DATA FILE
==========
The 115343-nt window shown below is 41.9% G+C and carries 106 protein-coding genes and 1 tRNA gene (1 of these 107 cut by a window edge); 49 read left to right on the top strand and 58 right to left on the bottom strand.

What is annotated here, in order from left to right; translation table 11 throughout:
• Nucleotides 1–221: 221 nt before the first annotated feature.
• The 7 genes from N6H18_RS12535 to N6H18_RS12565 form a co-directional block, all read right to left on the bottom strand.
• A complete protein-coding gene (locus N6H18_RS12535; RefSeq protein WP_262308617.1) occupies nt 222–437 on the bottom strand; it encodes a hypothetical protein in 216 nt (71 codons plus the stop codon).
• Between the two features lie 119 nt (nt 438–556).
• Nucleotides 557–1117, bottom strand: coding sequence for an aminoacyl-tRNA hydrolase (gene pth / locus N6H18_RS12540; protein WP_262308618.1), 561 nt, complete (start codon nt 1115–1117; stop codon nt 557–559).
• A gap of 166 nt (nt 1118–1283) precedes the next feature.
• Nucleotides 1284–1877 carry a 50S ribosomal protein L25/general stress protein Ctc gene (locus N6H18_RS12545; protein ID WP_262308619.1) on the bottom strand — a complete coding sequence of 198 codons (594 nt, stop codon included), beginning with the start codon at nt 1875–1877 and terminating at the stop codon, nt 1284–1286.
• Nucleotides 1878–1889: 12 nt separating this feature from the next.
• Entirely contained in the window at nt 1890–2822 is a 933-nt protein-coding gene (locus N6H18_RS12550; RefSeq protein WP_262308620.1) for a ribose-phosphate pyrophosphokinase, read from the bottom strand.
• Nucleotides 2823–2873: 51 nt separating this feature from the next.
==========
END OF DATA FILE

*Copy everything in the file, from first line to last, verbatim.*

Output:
The 115343-nt window shown below is 41.9% G+C and carries 106 protein-coding genes and 1 tRNA gene (1 of these 107 cut by a window edge); 49 read left to right on the top strand and 58 right to left on the bottom strand.

What is annotated here, in order from left to right; translation table 11 throughout:
• Nucleotides 1–221: 221 nt before the first annotated feature.
• The 7 genes from N6H18_RS12535 to N6H18_RS12565 form a co-directional block, all read right to left on the bottom strand.
• A complete protein-coding gene (locus N6H18_RS12535; RefSeq protein WP_262308617.1) occupies nt 222–437 on the bottom strand; it encodes a hypothetical protein in 216 nt (71 codons plus the stop codon).
• Between the two features lie 119 nt (nt 438–556).
• Nucleotides 557–1117, bottom strand: coding sequence for an aminoacyl-tRNA hydrolase (gene pth / locus N6H18_RS12540; protein WP_262308618.1), 561 nt, complete (start codon nt 1115–1117; stop codon nt 557–559).
• A gap of 166 nt (nt 1118–1283) precedes the next feature.
• Nucleotides 1284–1877 carry a 50S ribosomal protein L25/general stress protein Ctc gene (locus N6H18_RS12545; protein ID WP_262308619.1) on the bottom strand — a complete coding sequence of 198 codons (594 nt, stop codon included), beginning with the start codon at nt 1875–1877 and terminating at the stop codon, nt 1284–1286.
• Nucleotides 1878–1889: 12 nt separating this feature from the next.
• Entirely contained in the window at nt 1890–2822 is a 933-nt protein-coding gene (locus N6H18_RS12550; RefSeq protein WP_262308620.1) for a ribose-phosphate pyrophosphokinase, read from the bottom strand.
• Nucleotides 2823–2873: 51 nt separating this feature from the next.